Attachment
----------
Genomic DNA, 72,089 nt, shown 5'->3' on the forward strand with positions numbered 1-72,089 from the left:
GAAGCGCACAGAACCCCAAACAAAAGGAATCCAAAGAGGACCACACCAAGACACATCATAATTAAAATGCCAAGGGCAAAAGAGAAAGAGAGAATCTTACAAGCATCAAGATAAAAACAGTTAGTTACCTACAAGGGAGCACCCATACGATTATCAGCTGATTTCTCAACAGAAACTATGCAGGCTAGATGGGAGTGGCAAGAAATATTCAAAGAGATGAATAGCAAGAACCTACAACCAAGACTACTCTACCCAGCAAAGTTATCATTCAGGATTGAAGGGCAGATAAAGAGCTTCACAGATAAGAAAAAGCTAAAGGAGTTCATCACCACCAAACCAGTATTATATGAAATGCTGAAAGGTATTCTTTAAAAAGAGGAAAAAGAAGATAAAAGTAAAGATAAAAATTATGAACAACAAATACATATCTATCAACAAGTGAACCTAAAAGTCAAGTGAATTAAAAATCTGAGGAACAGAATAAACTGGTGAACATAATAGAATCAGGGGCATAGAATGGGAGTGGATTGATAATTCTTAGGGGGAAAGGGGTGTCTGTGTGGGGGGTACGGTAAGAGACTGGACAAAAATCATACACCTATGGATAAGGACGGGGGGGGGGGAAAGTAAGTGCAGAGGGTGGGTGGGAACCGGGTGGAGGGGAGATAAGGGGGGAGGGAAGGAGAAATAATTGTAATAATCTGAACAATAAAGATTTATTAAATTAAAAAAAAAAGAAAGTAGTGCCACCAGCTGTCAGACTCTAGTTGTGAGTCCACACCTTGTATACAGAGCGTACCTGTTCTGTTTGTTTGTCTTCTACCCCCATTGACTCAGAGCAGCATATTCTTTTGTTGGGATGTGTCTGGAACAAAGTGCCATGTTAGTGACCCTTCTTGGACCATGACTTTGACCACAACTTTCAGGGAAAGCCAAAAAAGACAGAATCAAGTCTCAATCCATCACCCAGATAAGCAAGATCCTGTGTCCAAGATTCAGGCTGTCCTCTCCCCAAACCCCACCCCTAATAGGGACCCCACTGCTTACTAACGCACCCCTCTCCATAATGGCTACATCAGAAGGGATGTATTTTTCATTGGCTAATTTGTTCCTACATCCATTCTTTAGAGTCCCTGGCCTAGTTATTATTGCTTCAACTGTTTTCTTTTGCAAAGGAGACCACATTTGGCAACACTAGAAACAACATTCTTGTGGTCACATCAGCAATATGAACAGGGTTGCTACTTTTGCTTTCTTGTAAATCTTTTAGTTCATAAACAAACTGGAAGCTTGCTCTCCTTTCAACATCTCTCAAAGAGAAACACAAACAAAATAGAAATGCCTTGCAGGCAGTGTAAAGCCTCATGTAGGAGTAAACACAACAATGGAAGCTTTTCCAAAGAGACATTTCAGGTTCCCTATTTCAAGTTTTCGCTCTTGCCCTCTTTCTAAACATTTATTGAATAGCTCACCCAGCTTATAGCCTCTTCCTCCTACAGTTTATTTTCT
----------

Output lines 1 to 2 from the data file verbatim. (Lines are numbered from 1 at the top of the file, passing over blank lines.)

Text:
Genomic DNA, 72,089 nt, shown 5'->3' on the forward strand with positions numbered 1-72,089 from the left:
GAAGCGCACAGAACCCCAAACAAAAGGAATCCAAAGAGGACCACACCAAGACACATCATAATTAAAATGCCAAGGGCAAAAGAGAAAGAGAGAATCTTACAAGCATCAAGATAAAAACAGTTAGTTACCTACAAGGGAGCACCCATACGATTATCAGCTGATTTCTCAACAGAAACTATGCAGGCTAGATGGGAGTGGCAAGAAATATTCAAAGAGATGAATAGCAAGAACCTACAACCAAGACTACTCTACCCAGCAAAGTTATCATTCAGGATTGAAGGGCAGATAAAGAGCTTCACAGATAAGAAAAAGCTAAAGGAGTTCATCACCACCAAACCAGTATTATATGAAATGCTGAAAGGTATTCTTTAAAAAGAGGAAAAAGAAGATAAAAGTAAAGATAAAAATTATGAACAACAAATACATATCTATCAACAAGTGAACCTAAAAGTCAAGTGAATTAAAAATCTGAGGAACAGAATAAACTGGTGAACATAATAGAATCAGGGGCATAGAATGGGAGTGGATTGATAATTCTTAGGGGGAAAGGGGTGTCTGTGTGGGGGGTACGGTAAGAGACTGGACAAAAATCATACACCTATGGATAAGGACGGGGGGGGGGGAAAGTAAGTGCAGAGGGTGGGTGGGAACCGGGTGGAGGGGAGATAAGGGGGGAGGGAAGGAGAAATAATTGTAATAATCTGAACAATAAAGATTTATTAAATTAAAAAAAAAAGAAAGTAGTGCCACCAGCTGTCAGACTCTAGTTGTGAGTCCACACCTTGTATACAGAGCGTACCTGTTCTGTTTGTTTGTCTTCTACCCCCATTGACTCAGAGCAGCATATTCTTTTGTTGGGATGTGTCTGGAACAAAGTGCCATGTTAGTGACCCTTCTTGGACCATGACTTTGACCACAACTTTCAGGGAAAGCCAAAAAAGACAGAATCAAGTCTCAATCCATCACCCAGATAAGCAAGATCCTGTGTCCAAGATTCAGGCTGTCCTCTCCCCAAACCCCACCCCTAATAGGGACCCCACTGCTTACTAACGCACCCCTCTCCATAATGGCTACATCAGAAGGGATGTATTTTTCATTGGCTAATTTGTTCCTACATCCATTCTTTAGAGTCCCTGGCCTAGTTATTATTGCTTCAACTGTTTTCTTTTGCAAAGGAGACCACATTTGGCAACACTAGAAACAACATTCTTGTGGTCACATCAGCAATATGAACAGGGTTGCTACTTTTGCTTTCTTGTAAATCTTTTAGTTCATAAACAAACTGGAAGCTTGCTCTCCTTTCAACATCTCTCAAAGAGAAACACAAACAAAATAGAAATGCCTTGCAGGCAGTGTAAAGCCTCATGTAGGAGTAAACACAACAATGGAAGCTTTTCCAAAGAGACATTTCAGGTTCCCTATTTCAAGTTTTCGCTCTTGCCCTCTTTCTAAACATTTATTGAATAGCTCACCCAGCTTATAGCCTCTTCCTCCTACAGTTTATTTTCT